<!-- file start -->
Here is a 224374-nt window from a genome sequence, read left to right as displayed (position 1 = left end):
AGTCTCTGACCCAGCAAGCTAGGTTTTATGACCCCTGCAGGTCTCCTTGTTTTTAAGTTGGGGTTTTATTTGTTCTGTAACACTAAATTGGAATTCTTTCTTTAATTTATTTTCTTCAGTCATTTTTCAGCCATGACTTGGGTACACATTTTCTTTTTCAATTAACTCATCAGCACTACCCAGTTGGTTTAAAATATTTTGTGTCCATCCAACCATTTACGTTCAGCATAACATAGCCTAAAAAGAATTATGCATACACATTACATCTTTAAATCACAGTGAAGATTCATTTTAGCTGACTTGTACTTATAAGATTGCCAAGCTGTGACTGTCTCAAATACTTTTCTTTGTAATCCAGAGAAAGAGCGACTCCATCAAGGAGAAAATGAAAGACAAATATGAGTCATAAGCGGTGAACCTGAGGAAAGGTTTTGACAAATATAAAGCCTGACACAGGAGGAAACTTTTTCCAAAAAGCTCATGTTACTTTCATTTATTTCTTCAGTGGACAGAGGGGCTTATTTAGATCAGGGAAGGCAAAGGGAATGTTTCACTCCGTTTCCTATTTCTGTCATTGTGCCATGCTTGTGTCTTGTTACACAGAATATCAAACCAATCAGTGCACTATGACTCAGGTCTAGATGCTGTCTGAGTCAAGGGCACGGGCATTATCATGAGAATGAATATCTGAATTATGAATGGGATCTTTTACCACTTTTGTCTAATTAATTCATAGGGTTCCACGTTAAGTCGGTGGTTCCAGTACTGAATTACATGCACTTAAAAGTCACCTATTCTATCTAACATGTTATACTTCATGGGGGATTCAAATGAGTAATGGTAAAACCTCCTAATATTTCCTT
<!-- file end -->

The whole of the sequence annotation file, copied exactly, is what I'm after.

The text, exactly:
Here is a 224374-nt window from a genome sequence, read left to right as displayed (position 1 = left end):
AGTCTCTGACCCAGCAAGCTAGGTTTTATGACCCCTGCAGGTCTCCTTGTTTTTAAGTTGGGGTTTTATTTGTTCTGTAACACTAAATTGGAATTCTTTCTTTAATTTATTTTCTTCAGTCATTTTTCAGCCATGACTTGGGTACACATTTTCTTTTTCAATTAACTCATCAGCACTACCCAGTTGGTTTAAAATATTTTGTGTCCATCCAACCATTTACGTTCAGCATAACATAGCCTAAAAAGAATTATGCATACACATTACATCTTTAAATCACAGTGAAGATTCATTTTAGCTGACTTGTACTTATAAGATTGCCAAGCTGTGACTGTCTCAAATACTTTTCTTTGTAATCCAGAGAAAGAGCGACTCCATCAAGGAGAAAATGAAAGACAAATATGAGTCATAAGCGGTGAACCTGAGGAAAGGTTTTGACAAATATAAAGCCTGACACAGGAGGAAACTTTTTCCAAAAAGCTCATGTTACTTTCATTTATTTCTTCAGTGGACAGAGGGGCTTATTTAGATCAGGGAAGGCAAAGGGAATGTTTCACTCCGTTTCCTATTTCTGTCATTGTGCCATGCTTGTGTCTTGTTACACAGAATATCAAACCAATCAGTGCACTATGACTCAGGTCTAGATGCTGTCTGAGTCAAGGGCACGGGCATTATCATGAGAATGAATATCTGAATTATGAATGGGATCTTTTACCACTTTTGTCTAATTAATTCATAGGGTTCCACGTTAAGTCGGTGGTTCCAGTACTGAATTACATGCACTTAAAAGTCACCTATTCTATCTAACATGTTATACTTCATGGGGGATTCAAATGAGTAATGGTAAAACCTCCTAATATTTCCTT